Hydra is a lightweight vocabulary to create hypermedia-driven Web APIs. By specifying a number of concepts commonly used in Web APIs it enables the creation of generic API clients. The Hydra core vocabulary can be used to define classes and "supported properties" which carry additional metadata such as whether the property is required and whether it is read-only.

Summary: The constraint language should support constraints commonly used in API clients.

Related Requirements: R5.1, R5.9.1, R5.9.2, R5.9.3, and R8

3.27 UC30: PROV constraints

The PROV Family of Documents [prov-overview] defines a model, corresponding serializations and other supporting definitions to enable the inter-operable interchange of provenance information in heterogeneous environments such as the Web. One of these documents is a library of constraints [prov-constraints] which defines valid PROV instances. The actual validation process is quite complex and requires a rule-like normalization step. Various implementations of this validation process exist, including a set of SPARQL INSERT/SELECT queries sequenced by a Python script, as well as an implementation in Java and in Prolog. Stardog also defines an "archetype" for PROV, which seems to be implemented in SPARQL using their ICV engine.

Summary: Requires the possibility to express constraints as defined in PROV's library of constraints [prov-constraints].

Related Requirements: R6

3.28 UC31: LDP: POST content to container of a certain shape

Some simple LDP server implementations may be based on lightweight application server technology and only deal with JSON(-LD) and Turtle representations for their LDP RDF Sources (LDP-RS) on top of an existing application, say Bugzilla. As a client implementer, I may have a simple JavaScript application that consumes and produces JSON-LD. I want to have a way to programmatically provide the end-user with a simple form to create new resources and also a way to potential auto-prefill this form based on data from current context.

LDP defines some behavior when a POST fails to a ldp:Container, by outlining expected status codes and additional hints that could be found in either the response body of the HTTP POST request or a response header (such as: Link relation of ldp:constrainedBy. A client can proactively request headers (instead of trying the POST and it fails) by performing an HTTP HEAD or OPTIONS request on the container URL and inspecting the link relation for ldp:constrainedBy.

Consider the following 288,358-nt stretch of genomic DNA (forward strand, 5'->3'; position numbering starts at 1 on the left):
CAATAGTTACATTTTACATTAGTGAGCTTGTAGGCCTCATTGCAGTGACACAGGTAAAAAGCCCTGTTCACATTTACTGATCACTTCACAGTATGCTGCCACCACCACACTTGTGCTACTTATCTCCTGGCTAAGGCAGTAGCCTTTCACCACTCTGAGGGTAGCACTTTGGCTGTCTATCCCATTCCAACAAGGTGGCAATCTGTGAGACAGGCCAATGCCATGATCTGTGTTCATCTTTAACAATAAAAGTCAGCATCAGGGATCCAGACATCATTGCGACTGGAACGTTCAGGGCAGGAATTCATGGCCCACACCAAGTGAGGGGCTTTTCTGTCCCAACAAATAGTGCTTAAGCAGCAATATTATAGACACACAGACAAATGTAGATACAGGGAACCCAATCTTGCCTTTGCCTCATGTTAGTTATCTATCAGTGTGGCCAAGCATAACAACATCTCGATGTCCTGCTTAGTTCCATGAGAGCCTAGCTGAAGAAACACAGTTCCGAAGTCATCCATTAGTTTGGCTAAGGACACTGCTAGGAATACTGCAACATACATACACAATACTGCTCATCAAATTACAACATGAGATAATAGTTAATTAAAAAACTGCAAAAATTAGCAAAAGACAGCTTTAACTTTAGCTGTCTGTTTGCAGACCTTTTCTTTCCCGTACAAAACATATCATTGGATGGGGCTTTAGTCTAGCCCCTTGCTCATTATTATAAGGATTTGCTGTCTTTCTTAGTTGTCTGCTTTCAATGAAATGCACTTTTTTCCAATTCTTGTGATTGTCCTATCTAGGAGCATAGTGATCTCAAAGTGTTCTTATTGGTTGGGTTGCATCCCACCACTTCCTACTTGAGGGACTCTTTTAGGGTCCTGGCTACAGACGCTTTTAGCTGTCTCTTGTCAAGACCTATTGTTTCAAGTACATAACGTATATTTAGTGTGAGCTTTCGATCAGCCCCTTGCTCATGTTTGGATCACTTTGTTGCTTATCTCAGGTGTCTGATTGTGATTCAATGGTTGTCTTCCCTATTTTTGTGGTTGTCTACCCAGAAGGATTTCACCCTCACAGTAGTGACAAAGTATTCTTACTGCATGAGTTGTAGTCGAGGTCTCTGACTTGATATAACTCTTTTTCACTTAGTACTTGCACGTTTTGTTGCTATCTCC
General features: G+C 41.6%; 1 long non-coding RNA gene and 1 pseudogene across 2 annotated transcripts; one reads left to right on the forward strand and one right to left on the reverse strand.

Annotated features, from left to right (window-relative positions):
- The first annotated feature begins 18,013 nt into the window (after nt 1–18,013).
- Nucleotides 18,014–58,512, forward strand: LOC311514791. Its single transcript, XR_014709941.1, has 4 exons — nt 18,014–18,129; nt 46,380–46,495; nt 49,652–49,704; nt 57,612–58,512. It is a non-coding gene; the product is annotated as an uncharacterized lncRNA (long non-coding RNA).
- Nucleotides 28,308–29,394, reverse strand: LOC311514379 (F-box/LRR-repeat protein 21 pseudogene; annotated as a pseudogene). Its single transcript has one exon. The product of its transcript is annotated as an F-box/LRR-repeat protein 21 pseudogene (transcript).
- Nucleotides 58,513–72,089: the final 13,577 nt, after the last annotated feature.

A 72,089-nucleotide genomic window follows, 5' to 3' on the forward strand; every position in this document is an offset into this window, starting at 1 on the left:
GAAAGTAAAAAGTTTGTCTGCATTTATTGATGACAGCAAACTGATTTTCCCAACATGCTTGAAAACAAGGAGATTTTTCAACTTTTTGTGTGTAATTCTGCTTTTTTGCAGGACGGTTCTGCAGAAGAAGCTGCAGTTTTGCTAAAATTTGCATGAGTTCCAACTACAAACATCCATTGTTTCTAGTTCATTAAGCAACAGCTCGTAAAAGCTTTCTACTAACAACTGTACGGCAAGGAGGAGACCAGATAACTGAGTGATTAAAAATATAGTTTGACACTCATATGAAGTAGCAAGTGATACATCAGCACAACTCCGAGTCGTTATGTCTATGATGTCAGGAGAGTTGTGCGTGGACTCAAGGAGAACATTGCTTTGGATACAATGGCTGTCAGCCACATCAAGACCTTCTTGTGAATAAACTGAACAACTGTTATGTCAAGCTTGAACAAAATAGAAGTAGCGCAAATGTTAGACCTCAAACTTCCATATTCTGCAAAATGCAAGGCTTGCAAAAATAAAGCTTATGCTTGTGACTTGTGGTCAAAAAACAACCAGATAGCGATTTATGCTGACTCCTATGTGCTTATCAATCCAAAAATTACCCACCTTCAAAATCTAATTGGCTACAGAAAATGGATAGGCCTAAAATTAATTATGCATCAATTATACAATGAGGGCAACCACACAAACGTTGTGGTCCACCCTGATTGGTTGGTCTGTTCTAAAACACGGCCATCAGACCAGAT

Typical constraints are:

Current gap is whatever is at the end of the ldp:constrainedBy link, which could be anything: HTML, OSLC Resource Shapes, SPIN. The LDP WG discussed a need to have something a bit more formalized and deferred making any recommendation looking to apply these requirements unto the Data Shapes work. Once it matures, and meets the requirements, LDP could provide a recommendation for it then.

Summary: This use case covers similar topics as discussed in UC11.

Related Requirements: no suitable requirements approved yet.

3.29 UC32: Non-SPARQL based solution to express constraints between different properties

Assuming there are potential clients consuming RDF resources, interfacing with an LDP container that needs to work asynchronously (the client being a workers mobile device where the work zone has no connectivity). The client needs to allow workers to create entries locally in the offline application to mark completion of different stages of the work. These entries will again be synced with the LDP container once the device has network connectivity. Prior to that when the client is offline, the client software needs to perform a range of validations on the user's entries to reduce the probability of an invalid entry.

In addition to the basic data type/required/cardinality "stand alone" validations, the client needs to validate constraints between different properties:

The client side does not have access to any triple store/LDP container. If these validations can be expressed in a higher level language, it would make it easier for clients to implement them.

Summary: Expresses the requirement to be able to define constraints over more than one property (e.g., value of property :startTime must be less than value of property :endTime. Those interdependencies between properties of the same RDF node should be expressible in a higher level language.

Related Requirements: R7, R7.4, R11.5, and R11.7

3.30 UC33: Structural validation for queriability

Data frequently has structural errors. Consider a schema where a medical procedure should have no more than one outcome. Accidental double entry occurs when e.g. a clinician and her assistant both enter outcomes into the database. Statistical queries over malformed data such as this leads to misinterpretation and inaccurate conclusions. Shapes can be used to sequester well-formed data for simpler analysis.

Example Data
_:Bob :hadIntervention [
    :performedProcedure [ 	
        a bridg:PerformedProcedure ;
        :definedBy [ 
            :coding term:MarrowTransplant ; 
            :location terms:Manubrium 
    :assessmentTest [   
        a bridg:PerformedObservation ;
        :definedBy [ 
            :coding term:TumorMarkerTest ; 
            :evaluator <LabX> 
        ] ;
        :result [ :coding term:ImprovedToNormal ; :assessedBy clinic:doctor7 ],
                [ :coding term:ImprovedToNormal ; :assessedBy clinic:doctor7 ]
] .

The obvious SPARQL query on this will improperly weight this as two positive outcomes:

Example Query
SELECT ?location ?result (COUNT(*) AS ?count)
    ?who :hadIntervention [
        :performedProcedure [